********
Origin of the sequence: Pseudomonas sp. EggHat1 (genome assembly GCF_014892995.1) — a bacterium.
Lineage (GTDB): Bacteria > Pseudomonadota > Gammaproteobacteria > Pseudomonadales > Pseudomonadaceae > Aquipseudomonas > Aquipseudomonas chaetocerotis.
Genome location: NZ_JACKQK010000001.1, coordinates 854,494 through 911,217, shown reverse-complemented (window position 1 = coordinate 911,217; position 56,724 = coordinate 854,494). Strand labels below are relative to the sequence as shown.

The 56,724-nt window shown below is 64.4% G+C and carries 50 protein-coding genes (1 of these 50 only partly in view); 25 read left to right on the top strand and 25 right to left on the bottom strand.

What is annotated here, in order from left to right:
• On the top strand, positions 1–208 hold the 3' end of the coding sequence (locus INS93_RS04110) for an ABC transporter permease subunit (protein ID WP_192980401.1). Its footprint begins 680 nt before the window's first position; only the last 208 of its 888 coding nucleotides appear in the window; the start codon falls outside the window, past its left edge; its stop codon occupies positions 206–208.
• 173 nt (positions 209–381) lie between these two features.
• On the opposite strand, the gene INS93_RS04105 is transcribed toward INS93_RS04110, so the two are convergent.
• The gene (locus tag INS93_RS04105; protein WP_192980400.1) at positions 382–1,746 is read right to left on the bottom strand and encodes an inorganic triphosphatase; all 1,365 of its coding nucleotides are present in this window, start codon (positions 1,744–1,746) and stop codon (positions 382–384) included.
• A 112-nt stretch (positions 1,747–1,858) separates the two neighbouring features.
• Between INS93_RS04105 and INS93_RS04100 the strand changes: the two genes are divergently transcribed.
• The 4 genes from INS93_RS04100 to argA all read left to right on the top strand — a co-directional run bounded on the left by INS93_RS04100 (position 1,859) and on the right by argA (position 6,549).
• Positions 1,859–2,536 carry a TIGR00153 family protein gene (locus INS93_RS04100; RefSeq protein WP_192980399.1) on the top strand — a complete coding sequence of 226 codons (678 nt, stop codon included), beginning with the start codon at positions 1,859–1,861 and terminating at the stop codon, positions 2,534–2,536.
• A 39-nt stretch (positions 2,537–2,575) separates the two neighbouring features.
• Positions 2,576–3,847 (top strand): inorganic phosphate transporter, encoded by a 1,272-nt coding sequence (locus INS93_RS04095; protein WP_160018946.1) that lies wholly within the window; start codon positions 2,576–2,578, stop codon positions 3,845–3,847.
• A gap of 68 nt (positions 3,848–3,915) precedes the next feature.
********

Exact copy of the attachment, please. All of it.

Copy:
Origin of the sequence: Pseudomonas sp. EggHat1 (genome assembly GCF_014892995.1) — a bacterium.
Lineage (GTDB): Bacteria > Pseudomonadota > Gammaproteobacteria > Pseudomonadales > Pseudomonadaceae > Aquipseudomonas > Aquipseudomonas chaetocerotis.
Genome location: NZ_JACKQK010000001.1, coordinates 854,494 through 911,217, shown reverse-complemented (window position 1 = coordinate 911,217; position 56,724 = coordinate 854,494). Strand labels below are relative to the sequence as shown.

The 56,724-nt window shown below is 64.4% G+C and carries 50 protein-coding genes (1 of these 50 only partly in view); 25 read left to right on the top strand and 25 right to left on the bottom strand.

What is annotated here, in order from left to right:
• On the top strand, positions 1–208 hold the 3' end of the coding sequence (locus INS93_RS04110) for an ABC transporter permease subunit (protein ID WP_192980401.1). Its footprint begins 680 nt before the window's first position; only the last 208 of its 888 coding nucleotides appear in the window; the start codon falls outside the window, past its left edge; its stop codon occupies positions 206–208.
• 173 nt (positions 209–381) lie between these two features.
• On the opposite strand, the gene INS93_RS04105 is transcribed toward INS93_RS04110, so the two are convergent.
• The gene (locus tag INS93_RS04105; protein WP_192980400.1) at positions 382–1,746 is read right to left on the bottom strand and encodes an inorganic triphosphatase; all 1,365 of its coding nucleotides are present in this window, start codon (positions 1,744–1,746) and stop codon (positions 382–384) included.
• A 112-nt stretch (positions 1,747–1,858) separates the two neighbouring features.
• Between INS93_RS04105 and INS93_RS04100 the strand changes: the two genes are divergently transcribed.
• The 4 genes from INS93_RS04100 to argA all read left to right on the top strand — a co-directional run bounded on the left by INS93_RS04100 (position 1,859) and on the right by argA (position 6,549).
• Positions 1,859–2,536 carry a TIGR00153 family protein gene (locus INS93_RS04100; RefSeq protein WP_192980399.1) on the top strand — a complete coding sequence of 226 codons (678 nt, stop codon included), beginning with the start codon at positions 1,859–1,861 and terminating at the stop codon, positions 2,534–2,536.
• A 39-nt stretch (positions 2,537–2,575) separates the two neighbouring features.
• Positions 2,576–3,847 (top strand): inorganic phosphate transporter, encoded by a 1,272-nt coding sequence (locus INS93_RS04095; protein WP_160018946.1) that lies wholly within the window; start codon positions 2,576–2,578, stop codon positions 3,845–3,847.
• A gap of 68 nt (positions 3,848–3,915) precedes the next feature.